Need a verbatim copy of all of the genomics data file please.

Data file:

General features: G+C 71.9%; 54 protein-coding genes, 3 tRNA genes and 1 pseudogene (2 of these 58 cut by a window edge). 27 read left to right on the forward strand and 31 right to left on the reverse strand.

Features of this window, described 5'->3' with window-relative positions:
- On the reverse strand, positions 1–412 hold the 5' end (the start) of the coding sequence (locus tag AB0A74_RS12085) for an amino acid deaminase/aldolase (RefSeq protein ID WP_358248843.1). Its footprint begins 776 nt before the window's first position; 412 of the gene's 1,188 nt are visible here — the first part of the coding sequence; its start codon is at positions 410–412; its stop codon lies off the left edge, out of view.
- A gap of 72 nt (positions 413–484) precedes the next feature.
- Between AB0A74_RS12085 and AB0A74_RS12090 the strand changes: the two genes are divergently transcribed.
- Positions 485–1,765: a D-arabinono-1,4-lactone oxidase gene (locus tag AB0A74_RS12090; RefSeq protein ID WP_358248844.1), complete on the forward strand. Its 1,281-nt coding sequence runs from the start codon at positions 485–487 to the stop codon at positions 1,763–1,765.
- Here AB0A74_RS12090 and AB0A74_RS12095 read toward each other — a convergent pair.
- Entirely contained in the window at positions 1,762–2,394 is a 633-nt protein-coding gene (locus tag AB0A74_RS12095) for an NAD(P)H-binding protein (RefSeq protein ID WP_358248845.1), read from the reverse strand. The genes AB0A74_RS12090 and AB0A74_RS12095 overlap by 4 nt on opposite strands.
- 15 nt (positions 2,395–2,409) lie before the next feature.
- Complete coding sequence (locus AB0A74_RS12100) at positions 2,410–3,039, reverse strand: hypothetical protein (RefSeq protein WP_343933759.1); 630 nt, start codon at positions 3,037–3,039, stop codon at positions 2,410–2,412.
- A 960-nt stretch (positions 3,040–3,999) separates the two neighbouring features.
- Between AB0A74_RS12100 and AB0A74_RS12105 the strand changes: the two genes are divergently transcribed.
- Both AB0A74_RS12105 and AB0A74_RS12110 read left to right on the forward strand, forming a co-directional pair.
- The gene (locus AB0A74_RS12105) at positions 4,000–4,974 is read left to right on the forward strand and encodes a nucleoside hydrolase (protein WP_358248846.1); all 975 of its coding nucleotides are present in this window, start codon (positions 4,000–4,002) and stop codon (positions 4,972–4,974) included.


General features: G+C 71.9%; 54 protein-coding genes, 3 tRNA genes and 1 pseudogene (2 of these 58 cut by a window edge). 27 read left to right on the forward strand and 31 right to left on the reverse strand.

Features of this window, described 5'->3' with window-relative positions:
- On the reverse strand, positions 1–412 hold the 5' end (the start) of the coding sequence (locus tag AB0A74_RS12085) for an amino acid deaminase/aldolase (RefSeq protein ID WP_358248843.1). Its footprint begins 776 nt before the window's first position; 412 of the gene's 1,188 nt are visible here — the first part of the coding sequence; its start codon is at positions 410–412; its stop codon lies off the left edge, out of view.
- A gap of 72 nt (positions 413–484) precedes the next feature.
- Between AB0A74_RS12085 and AB0A74_RS12090 the strand changes: the two genes are divergently transcribed.
- Positions 485–1,765: a D-arabinono-1,4-lactone oxidase gene (locus tag AB0A74_RS12090; RefSeq protein ID WP_358248844.1), complete on the forward strand. Its 1,281-nt coding sequence runs from the start codon at positions 485–487 to the stop codon at positions 1,763–1,765.
- Here AB0A74_RS12090 and AB0A74_RS12095 read toward each other — a convergent pair.
- Entirely contained in the window at positions 1,762–2,394 is a 633-nt protein-coding gene (locus tag AB0A74_RS12095) for an NAD(P)H-binding protein (RefSeq protein ID WP_358248845.1), read from the reverse strand. The genes AB0A74_RS12090 and AB0A74_RS12095 overlap by 4 nt on opposite strands.
- 15 nt (positions 2,395–2,409) lie before the next feature.
- Complete coding sequence (locus AB0A74_RS12100) at positions 2,410–3,039, reverse strand: hypothetical protein (RefSeq protein WP_343933759.1); 630 nt, start codon at positions 3,037–3,039, stop codon at positions 2,410–2,412.
- A 960-nt stretch (positions 3,040–3,999) separates the two neighbouring features.
- Between AB0A74_RS12100 and AB0A74_RS12105 the strand changes: the two genes are divergently transcribed.
- Both AB0A74_RS12105 and AB0A74_RS12110 read left to right on the forward strand, forming a co-directional pair.
- The gene (locus AB0A74_RS12105) at positions 4,000–4,974 is read left to right on the forward strand and encodes a nucleoside hydrolase (protein WP_358248846.1); all 975 of its coding nucleotides are present in this window, start codon (positions 4,000–4,002) and stop codon (positions 4,972–4,974) included.